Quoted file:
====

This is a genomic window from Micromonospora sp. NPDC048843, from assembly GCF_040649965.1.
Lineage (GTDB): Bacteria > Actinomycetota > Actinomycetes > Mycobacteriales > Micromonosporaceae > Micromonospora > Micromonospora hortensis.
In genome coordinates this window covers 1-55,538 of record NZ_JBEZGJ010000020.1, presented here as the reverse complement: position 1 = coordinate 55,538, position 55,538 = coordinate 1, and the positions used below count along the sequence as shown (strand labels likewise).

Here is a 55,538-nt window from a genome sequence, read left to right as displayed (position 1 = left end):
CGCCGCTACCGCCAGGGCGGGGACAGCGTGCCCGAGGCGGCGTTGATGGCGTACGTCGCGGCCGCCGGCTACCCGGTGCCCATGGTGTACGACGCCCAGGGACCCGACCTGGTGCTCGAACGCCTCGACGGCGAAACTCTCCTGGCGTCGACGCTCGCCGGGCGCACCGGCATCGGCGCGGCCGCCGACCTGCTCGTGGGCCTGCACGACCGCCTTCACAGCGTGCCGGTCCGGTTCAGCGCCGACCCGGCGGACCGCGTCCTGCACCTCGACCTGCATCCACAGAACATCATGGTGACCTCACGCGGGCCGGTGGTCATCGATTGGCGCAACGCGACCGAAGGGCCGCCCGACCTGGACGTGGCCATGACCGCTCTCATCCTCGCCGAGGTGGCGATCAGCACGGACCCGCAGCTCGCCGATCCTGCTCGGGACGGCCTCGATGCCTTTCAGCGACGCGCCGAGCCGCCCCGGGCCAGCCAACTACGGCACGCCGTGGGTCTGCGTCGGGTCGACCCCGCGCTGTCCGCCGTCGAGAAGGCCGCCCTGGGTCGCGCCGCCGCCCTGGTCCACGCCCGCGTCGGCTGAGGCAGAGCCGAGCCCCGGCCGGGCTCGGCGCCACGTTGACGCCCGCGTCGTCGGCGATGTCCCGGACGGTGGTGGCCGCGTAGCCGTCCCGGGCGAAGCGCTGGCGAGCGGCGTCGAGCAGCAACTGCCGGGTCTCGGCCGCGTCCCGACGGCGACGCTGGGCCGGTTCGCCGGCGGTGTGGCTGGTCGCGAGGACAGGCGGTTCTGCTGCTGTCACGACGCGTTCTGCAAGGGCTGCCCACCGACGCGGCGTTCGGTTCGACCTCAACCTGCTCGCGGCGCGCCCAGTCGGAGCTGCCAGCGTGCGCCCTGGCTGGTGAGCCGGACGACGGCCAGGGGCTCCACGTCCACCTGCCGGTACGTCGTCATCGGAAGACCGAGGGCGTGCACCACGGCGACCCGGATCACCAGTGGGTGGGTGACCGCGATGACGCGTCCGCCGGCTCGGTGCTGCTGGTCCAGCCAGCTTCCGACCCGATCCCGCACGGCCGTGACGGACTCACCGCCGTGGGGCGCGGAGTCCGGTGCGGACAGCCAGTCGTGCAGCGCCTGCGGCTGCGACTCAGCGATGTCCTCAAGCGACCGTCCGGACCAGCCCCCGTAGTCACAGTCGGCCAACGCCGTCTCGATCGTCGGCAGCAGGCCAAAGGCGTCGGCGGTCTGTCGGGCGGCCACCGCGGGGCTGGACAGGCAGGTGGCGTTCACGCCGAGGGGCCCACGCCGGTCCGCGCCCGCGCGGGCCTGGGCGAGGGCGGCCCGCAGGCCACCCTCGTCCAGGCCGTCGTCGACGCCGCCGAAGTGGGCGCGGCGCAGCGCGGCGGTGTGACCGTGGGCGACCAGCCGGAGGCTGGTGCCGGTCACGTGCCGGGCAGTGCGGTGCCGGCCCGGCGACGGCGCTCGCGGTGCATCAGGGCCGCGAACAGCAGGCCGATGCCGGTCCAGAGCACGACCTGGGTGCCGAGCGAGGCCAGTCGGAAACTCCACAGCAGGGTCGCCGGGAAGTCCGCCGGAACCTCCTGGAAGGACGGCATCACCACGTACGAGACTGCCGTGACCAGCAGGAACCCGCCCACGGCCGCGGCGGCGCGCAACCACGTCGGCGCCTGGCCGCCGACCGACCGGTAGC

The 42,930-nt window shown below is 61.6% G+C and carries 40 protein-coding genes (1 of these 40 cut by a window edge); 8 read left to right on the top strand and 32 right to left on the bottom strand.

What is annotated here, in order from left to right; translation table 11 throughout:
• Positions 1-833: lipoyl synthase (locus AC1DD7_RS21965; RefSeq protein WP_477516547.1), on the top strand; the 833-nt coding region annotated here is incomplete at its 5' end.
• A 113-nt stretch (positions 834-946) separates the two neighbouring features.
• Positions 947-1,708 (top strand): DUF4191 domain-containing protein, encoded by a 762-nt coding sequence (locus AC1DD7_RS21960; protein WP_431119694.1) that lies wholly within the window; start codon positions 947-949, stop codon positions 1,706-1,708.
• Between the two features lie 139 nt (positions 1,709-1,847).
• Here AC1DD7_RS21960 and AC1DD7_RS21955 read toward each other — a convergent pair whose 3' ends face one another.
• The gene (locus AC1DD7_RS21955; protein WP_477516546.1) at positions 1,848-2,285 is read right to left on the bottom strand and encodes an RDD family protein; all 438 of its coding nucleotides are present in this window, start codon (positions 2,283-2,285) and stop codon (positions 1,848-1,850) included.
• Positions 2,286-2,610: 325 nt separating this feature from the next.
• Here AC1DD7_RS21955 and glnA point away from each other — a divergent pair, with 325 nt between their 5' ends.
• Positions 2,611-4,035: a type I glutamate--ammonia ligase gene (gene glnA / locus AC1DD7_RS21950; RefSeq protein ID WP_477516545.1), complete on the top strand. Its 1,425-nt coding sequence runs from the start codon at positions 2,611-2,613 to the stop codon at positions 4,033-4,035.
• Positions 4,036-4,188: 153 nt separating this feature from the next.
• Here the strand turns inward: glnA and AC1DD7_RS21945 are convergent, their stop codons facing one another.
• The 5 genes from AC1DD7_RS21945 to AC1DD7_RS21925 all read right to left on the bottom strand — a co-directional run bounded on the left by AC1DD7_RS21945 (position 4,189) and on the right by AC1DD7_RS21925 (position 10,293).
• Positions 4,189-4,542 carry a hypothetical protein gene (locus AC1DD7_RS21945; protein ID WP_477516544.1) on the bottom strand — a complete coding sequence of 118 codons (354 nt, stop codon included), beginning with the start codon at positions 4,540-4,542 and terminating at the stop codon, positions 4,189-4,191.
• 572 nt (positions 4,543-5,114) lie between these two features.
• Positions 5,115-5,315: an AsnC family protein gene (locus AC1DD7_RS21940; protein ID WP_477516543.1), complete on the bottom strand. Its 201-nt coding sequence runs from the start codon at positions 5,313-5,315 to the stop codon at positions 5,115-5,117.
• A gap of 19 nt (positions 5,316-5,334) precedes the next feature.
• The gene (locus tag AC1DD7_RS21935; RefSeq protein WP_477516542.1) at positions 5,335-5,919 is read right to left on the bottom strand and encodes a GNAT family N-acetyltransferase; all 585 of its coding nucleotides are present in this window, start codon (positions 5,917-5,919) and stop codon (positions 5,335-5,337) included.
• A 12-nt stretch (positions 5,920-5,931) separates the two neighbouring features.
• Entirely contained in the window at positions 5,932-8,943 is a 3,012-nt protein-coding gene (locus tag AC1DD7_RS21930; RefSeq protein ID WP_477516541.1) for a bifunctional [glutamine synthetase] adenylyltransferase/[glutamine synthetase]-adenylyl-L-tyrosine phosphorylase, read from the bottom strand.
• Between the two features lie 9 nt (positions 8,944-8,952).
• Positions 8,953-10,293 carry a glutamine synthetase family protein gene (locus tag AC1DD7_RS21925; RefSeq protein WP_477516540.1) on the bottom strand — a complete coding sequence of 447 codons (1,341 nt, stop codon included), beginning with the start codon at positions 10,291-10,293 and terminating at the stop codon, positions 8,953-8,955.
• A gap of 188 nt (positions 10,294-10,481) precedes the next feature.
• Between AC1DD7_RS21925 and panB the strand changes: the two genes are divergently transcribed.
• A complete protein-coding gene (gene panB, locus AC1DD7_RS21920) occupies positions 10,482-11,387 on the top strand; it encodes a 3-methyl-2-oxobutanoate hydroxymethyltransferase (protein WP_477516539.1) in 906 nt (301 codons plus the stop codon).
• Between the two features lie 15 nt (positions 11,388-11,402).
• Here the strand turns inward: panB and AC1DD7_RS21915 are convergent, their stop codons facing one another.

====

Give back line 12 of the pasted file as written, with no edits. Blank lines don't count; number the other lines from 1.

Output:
• Here AC1DD7_RS21960 and AC1DD7_RS21955 read toward each other — a convergent pair whose 3' ends face one another.